Michael A. Cohen

Hey, Mr. President: Let’s make a deal

FILE Ñ President Donald Trump outside the White House, in Washington, Sept. 27, 2017. During his first year, in ways that were once unimaginable, Trump has discarded the conventions and norms established by his predecessors. (Doug Mills/The New York Times)
Doug Mills/The New York Times
President Trump outside the White House on Sept. 27, 2017.

On Tuesday morning, Donald Trump was watching “Fox & Friends” and, like many Americans on their first day back to work after a week-long vacation of golfing at a posh resort that they own, he decided to tell his millions of Twitter followers about it.

For example, in the midst of an epic presidential tweetstorm — and nearly two hours after the Fox morning show ran a story that there were no “commercial jet deaths in 2017,” Trump tweeted: “Since taking office I have been very strict on Commercial Aviation. Good news — it was just reported that there were Zero deaths in 2017, the best and safest year on record!”

In fact, there hasn’t been a fatality on a US commercial aircraft since 2009, but that, notwithstanding, there’s no evidence that, as president, Trump has done anything to make aviation in America safer. He’s taking credit for something that has nothing to do with him, which is a worthy reminder that being a rich, old, white guy with no sense of shame might be the greatest gig ever.


Now what about the things over which Trump does have control, like the DACA program, which protects the children of undocumented immigrants from being deported? On Tuesday, Trump tweeted, “Democrats are doing nothing for DACA — just interested in politics.”

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Trump, of course, personally ended the DACA program last year and has taken a hard-line position in legislative negotiations with Democrats over keeping the program alive. So here we have Trump denying responsibility for something he actually did.

How about the White House response to Hurricane Maria, which ravaged Puerto Rico in September? More than three months later, half the island is still without power. And it’s estimated that electricity will not be fully restored until May.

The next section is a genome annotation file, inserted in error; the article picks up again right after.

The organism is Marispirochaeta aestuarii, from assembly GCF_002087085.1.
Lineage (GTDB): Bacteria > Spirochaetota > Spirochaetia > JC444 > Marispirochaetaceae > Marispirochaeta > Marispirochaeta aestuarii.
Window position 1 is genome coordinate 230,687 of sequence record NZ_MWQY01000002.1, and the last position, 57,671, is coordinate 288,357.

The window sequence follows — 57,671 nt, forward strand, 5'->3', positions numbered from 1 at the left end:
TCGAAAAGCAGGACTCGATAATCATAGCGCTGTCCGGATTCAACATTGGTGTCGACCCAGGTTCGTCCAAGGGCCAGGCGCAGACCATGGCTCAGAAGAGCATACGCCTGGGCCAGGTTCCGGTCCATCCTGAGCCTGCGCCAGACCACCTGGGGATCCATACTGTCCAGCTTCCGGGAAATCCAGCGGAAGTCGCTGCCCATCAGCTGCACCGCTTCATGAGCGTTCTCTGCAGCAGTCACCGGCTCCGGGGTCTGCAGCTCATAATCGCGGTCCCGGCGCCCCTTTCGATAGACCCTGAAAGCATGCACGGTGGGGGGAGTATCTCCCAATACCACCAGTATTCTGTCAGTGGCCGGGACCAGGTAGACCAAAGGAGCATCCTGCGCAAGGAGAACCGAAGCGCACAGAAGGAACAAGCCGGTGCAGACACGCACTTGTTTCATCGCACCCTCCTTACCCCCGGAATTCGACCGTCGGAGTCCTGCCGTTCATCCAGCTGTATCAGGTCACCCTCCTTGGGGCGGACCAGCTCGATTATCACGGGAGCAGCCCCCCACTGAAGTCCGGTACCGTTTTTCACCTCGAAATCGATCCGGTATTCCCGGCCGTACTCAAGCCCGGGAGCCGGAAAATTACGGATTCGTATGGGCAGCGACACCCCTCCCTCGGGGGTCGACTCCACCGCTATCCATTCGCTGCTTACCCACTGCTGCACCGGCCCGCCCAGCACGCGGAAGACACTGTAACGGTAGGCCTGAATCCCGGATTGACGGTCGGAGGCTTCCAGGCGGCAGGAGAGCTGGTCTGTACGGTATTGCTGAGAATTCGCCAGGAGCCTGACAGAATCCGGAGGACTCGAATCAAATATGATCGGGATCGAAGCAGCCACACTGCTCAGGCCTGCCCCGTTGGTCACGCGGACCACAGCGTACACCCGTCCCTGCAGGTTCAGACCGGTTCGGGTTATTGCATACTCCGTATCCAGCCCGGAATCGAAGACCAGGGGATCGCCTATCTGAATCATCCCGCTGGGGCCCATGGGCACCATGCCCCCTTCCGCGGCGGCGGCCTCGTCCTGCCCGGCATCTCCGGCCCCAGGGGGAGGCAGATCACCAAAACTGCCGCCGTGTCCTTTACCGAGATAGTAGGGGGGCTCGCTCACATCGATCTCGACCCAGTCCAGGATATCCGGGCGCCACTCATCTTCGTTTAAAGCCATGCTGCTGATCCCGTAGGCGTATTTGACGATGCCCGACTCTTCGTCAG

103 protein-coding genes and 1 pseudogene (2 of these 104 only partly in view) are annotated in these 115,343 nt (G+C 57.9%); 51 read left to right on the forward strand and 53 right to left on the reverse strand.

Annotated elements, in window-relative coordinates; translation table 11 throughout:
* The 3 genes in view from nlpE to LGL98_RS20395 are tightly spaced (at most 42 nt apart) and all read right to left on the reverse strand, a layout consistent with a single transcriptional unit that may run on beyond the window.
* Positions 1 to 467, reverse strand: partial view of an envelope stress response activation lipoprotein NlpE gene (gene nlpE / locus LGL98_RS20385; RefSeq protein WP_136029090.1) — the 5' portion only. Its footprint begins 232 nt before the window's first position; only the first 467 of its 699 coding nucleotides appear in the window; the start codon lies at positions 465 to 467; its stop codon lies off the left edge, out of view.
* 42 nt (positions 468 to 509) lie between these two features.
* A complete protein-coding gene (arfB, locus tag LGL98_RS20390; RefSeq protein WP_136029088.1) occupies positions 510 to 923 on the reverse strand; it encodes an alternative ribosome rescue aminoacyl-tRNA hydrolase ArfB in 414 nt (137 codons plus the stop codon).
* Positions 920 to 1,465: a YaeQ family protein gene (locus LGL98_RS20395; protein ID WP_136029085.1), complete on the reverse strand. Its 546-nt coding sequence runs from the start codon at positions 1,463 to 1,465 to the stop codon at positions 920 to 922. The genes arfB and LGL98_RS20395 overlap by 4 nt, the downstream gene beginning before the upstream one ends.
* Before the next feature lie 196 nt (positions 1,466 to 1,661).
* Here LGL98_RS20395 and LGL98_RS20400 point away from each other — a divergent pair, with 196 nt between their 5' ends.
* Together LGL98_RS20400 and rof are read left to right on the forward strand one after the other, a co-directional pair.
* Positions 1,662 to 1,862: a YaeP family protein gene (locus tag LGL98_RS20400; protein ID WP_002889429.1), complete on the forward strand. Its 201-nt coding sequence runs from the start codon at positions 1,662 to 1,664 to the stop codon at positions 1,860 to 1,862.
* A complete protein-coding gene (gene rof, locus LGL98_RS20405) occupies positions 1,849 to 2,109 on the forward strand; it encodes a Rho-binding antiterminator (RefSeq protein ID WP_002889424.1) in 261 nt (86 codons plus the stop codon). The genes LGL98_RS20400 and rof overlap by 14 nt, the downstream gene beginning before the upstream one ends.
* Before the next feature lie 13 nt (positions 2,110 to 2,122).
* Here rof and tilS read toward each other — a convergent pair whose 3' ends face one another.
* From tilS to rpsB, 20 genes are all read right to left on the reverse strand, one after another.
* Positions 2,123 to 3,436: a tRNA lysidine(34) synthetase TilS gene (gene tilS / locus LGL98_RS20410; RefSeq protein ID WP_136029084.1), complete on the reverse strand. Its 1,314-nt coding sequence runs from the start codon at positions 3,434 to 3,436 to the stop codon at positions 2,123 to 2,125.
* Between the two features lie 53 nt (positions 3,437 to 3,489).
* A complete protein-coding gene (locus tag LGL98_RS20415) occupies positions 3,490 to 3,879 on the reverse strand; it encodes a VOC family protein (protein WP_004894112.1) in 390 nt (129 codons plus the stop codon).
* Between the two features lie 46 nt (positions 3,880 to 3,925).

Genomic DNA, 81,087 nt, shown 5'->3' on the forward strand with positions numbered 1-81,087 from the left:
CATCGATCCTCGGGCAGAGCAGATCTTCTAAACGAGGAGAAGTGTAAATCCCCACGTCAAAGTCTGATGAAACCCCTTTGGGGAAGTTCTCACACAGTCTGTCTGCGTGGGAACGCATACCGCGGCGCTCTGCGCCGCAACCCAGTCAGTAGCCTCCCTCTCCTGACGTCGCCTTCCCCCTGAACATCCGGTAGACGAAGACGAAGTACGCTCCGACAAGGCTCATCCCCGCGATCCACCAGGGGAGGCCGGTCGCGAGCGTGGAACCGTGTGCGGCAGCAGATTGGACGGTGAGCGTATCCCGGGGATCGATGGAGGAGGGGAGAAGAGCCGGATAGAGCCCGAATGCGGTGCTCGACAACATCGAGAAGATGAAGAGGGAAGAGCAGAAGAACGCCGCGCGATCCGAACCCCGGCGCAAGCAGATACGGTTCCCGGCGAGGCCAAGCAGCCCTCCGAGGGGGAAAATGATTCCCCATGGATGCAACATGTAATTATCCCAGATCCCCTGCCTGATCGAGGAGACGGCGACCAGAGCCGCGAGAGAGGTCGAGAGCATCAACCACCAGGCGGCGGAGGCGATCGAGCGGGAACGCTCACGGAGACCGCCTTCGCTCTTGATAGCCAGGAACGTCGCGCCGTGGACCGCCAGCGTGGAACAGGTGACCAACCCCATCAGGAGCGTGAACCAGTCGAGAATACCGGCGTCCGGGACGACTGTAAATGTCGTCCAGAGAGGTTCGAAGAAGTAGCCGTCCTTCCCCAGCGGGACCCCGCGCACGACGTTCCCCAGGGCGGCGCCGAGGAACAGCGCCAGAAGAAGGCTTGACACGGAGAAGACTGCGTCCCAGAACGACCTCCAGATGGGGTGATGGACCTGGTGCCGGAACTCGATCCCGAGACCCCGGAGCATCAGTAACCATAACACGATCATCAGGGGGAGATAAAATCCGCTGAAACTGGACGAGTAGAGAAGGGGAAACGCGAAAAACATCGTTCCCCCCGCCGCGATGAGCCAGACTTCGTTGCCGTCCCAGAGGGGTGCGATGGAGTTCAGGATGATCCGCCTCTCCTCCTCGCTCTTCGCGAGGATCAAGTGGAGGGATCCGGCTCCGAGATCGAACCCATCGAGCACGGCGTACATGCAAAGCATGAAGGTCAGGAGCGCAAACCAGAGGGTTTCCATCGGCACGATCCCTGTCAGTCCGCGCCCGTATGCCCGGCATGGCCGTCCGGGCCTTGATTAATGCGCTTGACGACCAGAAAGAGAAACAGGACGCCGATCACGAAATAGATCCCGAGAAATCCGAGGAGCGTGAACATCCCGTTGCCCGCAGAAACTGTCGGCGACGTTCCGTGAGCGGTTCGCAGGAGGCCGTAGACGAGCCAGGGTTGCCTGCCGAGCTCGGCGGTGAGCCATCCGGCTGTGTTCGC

In October, Trump gave his administration a “10 out of 10” for its response to Maria, while also remarking on the “lives saved” from the hurricane. In fact, it now appears that the official number of fatalities from the storm (64) was off by a factor of 15, and that the actual death toll is greater than 1,000 and may still rise. So in this case, Trump is taking credit for something he actually screwed up.

In fairness, there are areas where the Trump administration has had a real impact — though like Maria, not in a good way.


Late last week, Trump officials reversed guidelines that punished nursing homes for harming residents or placing them at risk. According to Kaiser Health News, the “new guidelines discourage regulators from levying fines in some situations, even when they have resulted in a resident’s death.”

Other Trump appointees tasked with protecting the nation’s natural resources used the cover of the slow news week between Christmas and New Year’s to roll back Obama-era regulations intended to make fracking safer for the environment, prevent another Deepwater Horizon-type oil spill, and protect migratory birds from oil, gas, wind, and solar operations.

Also on Friday, the Federal Transit Administration announced it would no longer provide financial support for the construction of a multi-billion dollar train tunnel between New York and Jersey, which will effectively kill the project. With only a single aging tunnel currently connecting New York’s Penn Station to New Jersey, this is perhaps, the most crucial infrastructure project in the country.

This funding decision comes just a week after Trump gave an interview to the New York Times in which he said he wanted “to do a trillion-dollar infrastructure bill, at least . . . to fix our roads, our highways, our bridges, which are in bad shape.”

Indeed, considering Trump’s predilection for slashing regulations that hurt consumers and help big business, it is is not surprising that when it comes to national aviation policy, to the extent he’s weighed in on the topic before Tuesday, it is to call for less regulation and less federal involvement — including a plan announced in June to privatize the air traffic control system. If anything, Trump doing nothing on airline safety is almost certainly the optimal outcome for the nation’s flyers. If ever there was an administration for which the adage “less is more” applied, it would be this one.


So I think this has the makings of a great deal for Trump and the American people. Mr. President, you can take all the credit you want for good things that happen in America. In return, your administration will stop doing things that make America less safe. Deal?

Michael A. Cohen’s column appears regularly in the Globe. Follow him on Twitter @speechboy71.